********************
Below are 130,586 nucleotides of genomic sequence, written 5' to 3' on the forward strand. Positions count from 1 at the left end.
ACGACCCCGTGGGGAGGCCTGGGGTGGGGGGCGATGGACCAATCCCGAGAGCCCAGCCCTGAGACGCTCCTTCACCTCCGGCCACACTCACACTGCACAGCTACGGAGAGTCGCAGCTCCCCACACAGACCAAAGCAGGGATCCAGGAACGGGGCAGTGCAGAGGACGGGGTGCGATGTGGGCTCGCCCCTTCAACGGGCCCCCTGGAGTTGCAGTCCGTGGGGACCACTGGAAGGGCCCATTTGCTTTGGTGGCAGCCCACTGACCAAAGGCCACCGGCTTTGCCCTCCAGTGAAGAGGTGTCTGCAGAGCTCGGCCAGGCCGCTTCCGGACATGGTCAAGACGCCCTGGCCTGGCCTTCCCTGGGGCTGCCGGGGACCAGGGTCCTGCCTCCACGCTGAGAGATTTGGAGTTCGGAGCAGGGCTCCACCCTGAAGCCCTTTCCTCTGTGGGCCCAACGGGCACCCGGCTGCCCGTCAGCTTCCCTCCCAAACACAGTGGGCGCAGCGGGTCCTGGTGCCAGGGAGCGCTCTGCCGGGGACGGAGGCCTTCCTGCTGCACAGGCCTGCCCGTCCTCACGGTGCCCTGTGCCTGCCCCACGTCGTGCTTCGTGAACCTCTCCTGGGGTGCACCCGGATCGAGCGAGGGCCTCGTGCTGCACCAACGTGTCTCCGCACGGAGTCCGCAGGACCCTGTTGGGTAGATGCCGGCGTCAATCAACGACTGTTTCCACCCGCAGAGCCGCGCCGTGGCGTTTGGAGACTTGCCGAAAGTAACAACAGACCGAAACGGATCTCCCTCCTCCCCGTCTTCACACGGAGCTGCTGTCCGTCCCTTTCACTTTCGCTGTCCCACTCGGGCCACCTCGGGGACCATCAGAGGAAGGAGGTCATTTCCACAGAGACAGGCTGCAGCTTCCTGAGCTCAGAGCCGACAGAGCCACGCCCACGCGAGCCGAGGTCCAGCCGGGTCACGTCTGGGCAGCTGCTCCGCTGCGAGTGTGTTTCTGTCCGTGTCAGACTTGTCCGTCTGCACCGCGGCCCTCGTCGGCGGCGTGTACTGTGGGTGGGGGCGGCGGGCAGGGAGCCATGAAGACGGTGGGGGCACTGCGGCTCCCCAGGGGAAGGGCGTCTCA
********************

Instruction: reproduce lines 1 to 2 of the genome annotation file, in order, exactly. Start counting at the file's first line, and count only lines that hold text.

Below are 130,586 nucleotides of genomic sequence, written 5' to 3' on the forward strand. Positions count from 1 at the left end.
ACGACCCCGTGGGGAGGCCTGGGGTGGGGGGCGATGGACCAATCCCGAGAGCCCAGCCCTGAGACGCTCCTTCACCTCCGGCCACACTCACACTGCACAGCTACGGAGAGTCGCAGCTCCCCACACAGACCAAAGCAGGGATCCAGGAACGGGGCAGTGCAGAGGACGGGGTGCGATGTGGGCTCGCCCCTTCAACGGGCCCCCTGGAGTTGCAGTCCGTGGGGACCACTGGAAGGGCCCATTTGCTTTGGTGGCAGCCCACTGACCAAAGGCCACCGGCTTTGCCCTCCAGTGAAGAGGTGTCTGCAGAGCTCGGCCAGGCCGCTTCCGGACATGGTCAAGACGCCCTGGCCTGGCCTTCCCTGGGGCTGCCGGGGACCAGGGTCCTGCCTCCACGCTGAGAGATTTGGAGTTCGGAGCAGGGCTCCACCCTGAAGCCCTTTCCTCTGTGGGCCCAACGGGCACCCGGCTGCCCGTCAGCTTCCCTCCCAAACACAGTGGGCGCAGCGGGTCCTGGTGCCAGGGAGCGCTCTGCCGGGGACGGAGGCCTTCCTGCTGCACAGGCCTGCCCGTCCTCACGGTGCCCTGTGCCTGCCCCACGTCGTGCTTCGTGAACCTCTCCTGGGGTGCACCCGGATCGAGCGAGGGCCTCGTGCTGCACCAACGTGTCTCCGCACGGAGTCCGCAGGACCCTGTTGGGTAGATGCCGGCGTCAATCAACGACTGTTTCCACCCGCAGAGCCGCGCCGTGGCGTTTGGAGACTTGCCGAAAGTAACAACAGACCGAAACGGATCTCCCTCCTCCCCGTCTTCACACGGAGCTGCTGTCCGTCCCTTTCACTTTCGCTGTCCCACTCGGGCCACCTCGGGGACCATCAGAGGAAGGAGGTCATTTCCACAGAGACAGGCTGCAGCTTCCTGAGCTCAGAGCCGACAGAGCCACGCCCACGCGAGCCGAGGTCCAGCCGGGTCACGTCTGGGCAGCTGCTCCGCTGCGAGTGTGTTTCTGTCCGTGTCAGACTTGTCCGTCTGCACCGCGGCCCTCGTCGGCGGCGTGTACTGTGGGTGGGGGCGGCGGGCAGGGAGCCATGAAGACGGTGGGGGCACTGCGGCTCCCCAGGGGAAGGGCGTCTCA